What is stereotypy seen with catatonia?

Repetitive, abnormal frequent non-goals directed movement

38

What is the negativism form of catatonia?

Opposition or no response to external stimuli

39

What is the mannerism form of catatonia

Odd, circumstantial caricature of normal actions

40

What percent of inpatients with schizophrenia have catatonia?

35%

41

In order to call catatonia medical, what must be true?

Must be directly related to the medical condition

42

The majority of cases of catatonia are related to what disorders?

Bipolar or MDD

43

Before catatonia can be used as a specifier in a neurodevelopmental disorder, what must be true?

Medical conditions must be ruled out

44

The risk of schizophrenia increases with the age of the mother or father?

Father

45

What is the dopamine model of psychosis?

Increased mesolimbic dopaminergic activity mediated by reciprocal prefrontal dopaminergic hypoactivity

46

What is the glutamate model?

Glutamate NMDA antagonists like PCP produce psychotic, negative and cognitive symptoms in normal and psychotic relapse in schizos

47

What is the viral hypothesis of schizophrenia?

Associated with prenatal infx with flu / rubella

48

What is the diathesis and stress model of schizophrenia?

The patient has inherited vulnerability to schizophrenia that may be manifested by neuropsychological deficits

49

What are the histopathological changes that occur with psychosis (what 4 areas of the brain are smaller)?

Decreased volume of:
-hippocampus
-thalamus
-temporal
-prefrontal cortex

50

True or false: there is a decrease in total gray matter volume with schizophrenia

True

51

What happens to the ventricles with schizophrenia?

Lateral and third ventricles are enlarged

52

Hypofrontality at rest in chronic patients correlates with what type of symptoms?

Negative symptoms

53

What happens to the prefrontal cortex during performance of cognitive tasks with schizophrenia?

Failure to activate

54

What may happen to the cognitive deficits that present at the time of diagnosis with schizophrenia?

May progress

55

What are the three major components of treatment for acute psychotic disorders?

-Containment
-Avoid medication side effects
-Educate and support family

56

What is the homicide rate of psychotic disorders (relative and total incidence)?

Increased 10x but still less than 1% of the population

57

What is the only risk factor for violence within the context of the delusional system?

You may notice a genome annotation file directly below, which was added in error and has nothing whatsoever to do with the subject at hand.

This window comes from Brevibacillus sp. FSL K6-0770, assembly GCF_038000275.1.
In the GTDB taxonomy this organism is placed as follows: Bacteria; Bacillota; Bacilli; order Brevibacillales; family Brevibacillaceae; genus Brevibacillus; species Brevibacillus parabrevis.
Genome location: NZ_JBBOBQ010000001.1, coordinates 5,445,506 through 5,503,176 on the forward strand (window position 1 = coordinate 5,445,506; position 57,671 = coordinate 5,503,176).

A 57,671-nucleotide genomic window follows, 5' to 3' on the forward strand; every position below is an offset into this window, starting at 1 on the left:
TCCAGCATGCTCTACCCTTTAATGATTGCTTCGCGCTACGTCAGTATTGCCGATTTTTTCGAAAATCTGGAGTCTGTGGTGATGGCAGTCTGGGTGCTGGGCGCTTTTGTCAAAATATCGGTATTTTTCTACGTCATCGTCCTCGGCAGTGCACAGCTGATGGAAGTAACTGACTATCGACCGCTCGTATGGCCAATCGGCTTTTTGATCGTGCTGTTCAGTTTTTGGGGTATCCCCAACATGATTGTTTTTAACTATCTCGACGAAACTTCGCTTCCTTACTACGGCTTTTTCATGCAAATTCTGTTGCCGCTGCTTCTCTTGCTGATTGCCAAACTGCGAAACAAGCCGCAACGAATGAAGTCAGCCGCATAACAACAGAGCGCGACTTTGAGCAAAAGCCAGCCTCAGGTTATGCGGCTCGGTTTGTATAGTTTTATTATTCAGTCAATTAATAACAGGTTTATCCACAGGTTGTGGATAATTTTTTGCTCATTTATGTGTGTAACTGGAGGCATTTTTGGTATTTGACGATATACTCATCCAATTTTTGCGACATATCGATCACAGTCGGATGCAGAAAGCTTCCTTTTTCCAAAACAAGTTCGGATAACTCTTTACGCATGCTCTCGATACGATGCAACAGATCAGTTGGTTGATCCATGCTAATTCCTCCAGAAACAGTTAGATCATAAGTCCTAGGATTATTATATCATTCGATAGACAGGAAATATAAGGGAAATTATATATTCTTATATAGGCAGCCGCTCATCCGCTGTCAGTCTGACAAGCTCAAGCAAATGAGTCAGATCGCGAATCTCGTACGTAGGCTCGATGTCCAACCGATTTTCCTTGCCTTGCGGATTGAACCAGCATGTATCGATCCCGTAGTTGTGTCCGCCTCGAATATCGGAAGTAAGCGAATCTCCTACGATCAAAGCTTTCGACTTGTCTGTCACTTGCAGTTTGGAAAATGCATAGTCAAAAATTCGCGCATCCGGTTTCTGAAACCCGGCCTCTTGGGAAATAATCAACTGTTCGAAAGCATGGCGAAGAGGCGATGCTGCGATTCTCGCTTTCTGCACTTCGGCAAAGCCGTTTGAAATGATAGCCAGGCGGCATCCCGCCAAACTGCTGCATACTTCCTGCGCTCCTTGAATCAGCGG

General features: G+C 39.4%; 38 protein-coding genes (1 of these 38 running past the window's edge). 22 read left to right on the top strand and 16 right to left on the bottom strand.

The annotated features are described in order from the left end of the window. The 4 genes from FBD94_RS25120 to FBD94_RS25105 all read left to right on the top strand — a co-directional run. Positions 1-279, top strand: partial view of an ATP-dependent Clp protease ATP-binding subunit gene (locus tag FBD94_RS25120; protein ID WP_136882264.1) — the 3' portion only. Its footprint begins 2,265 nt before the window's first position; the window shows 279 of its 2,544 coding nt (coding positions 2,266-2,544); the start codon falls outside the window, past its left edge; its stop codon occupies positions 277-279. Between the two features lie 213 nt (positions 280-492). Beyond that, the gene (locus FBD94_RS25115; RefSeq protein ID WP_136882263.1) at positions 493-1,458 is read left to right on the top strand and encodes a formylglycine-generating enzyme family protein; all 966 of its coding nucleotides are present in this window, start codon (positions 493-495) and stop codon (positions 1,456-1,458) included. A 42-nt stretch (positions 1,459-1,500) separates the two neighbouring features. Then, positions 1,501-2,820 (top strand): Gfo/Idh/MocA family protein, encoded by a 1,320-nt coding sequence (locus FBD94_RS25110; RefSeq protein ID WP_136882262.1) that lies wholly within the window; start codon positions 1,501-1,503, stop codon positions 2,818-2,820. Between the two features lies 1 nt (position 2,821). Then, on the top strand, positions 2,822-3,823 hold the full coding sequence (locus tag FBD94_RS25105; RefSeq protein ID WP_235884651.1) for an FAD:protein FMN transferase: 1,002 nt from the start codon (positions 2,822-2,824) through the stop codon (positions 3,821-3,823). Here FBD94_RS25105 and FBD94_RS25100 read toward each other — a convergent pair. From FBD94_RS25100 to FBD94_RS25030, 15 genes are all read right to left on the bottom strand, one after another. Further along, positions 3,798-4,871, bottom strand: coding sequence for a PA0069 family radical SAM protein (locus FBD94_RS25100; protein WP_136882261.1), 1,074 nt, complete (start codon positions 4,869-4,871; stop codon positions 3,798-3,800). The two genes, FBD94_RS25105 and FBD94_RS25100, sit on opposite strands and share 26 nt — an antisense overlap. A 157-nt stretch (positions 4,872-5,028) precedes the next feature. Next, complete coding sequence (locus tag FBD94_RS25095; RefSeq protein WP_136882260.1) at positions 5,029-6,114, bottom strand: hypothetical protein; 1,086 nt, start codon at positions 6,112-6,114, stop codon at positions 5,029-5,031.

Auditory command hallucinations

58

True or false: as a group, schizophrenics are more frequently victimized than other individuals

True

59

What is the suicide rate of psychotics? When is the risk highest?

10-15%
Within the first 5 years of illness

60

What percent of schizophrenics die by suicide?

5-6%

61

What is the relative rate of violence with schizophrenia? What happens with treatment?

Higher rates of arrest which decreases with appropriate treatment

62

What is stupor catatonia?

Not relating to the environment

63

What is cataplexy form of catatonia?

Passive induction of posture against gravity

64

What is the waxy flexibility form of catatonia?

Slight ven resistance to positioning

65

What are the criteria for "other specified schizophrenia spectrum and psychotic disorders"?

Does not meet full criteria for one of the disorders listed, but still has symptoms and significant social, occupational, or other functional deficits

66

What is unspecified schizophrenia spectrum and psychotic disorder?

When the clinician chooses not to specify why the criteria are not met like presentations where there is insufficient information

67

Are D1 and D2 receptors increased or decreased in the striatum of patients with schizophrenia?

Increased (maybe)

68

What is the basis for the nicotinic theory of schizophrenia?

nicotine normalizes auditory evoked potential gating deficit in schizophrenic pts

69

What is the basis for the glutamate theory of schizophrenia?

Altered receptor densities and subunit compensation in hippocampus and prefrontal cortex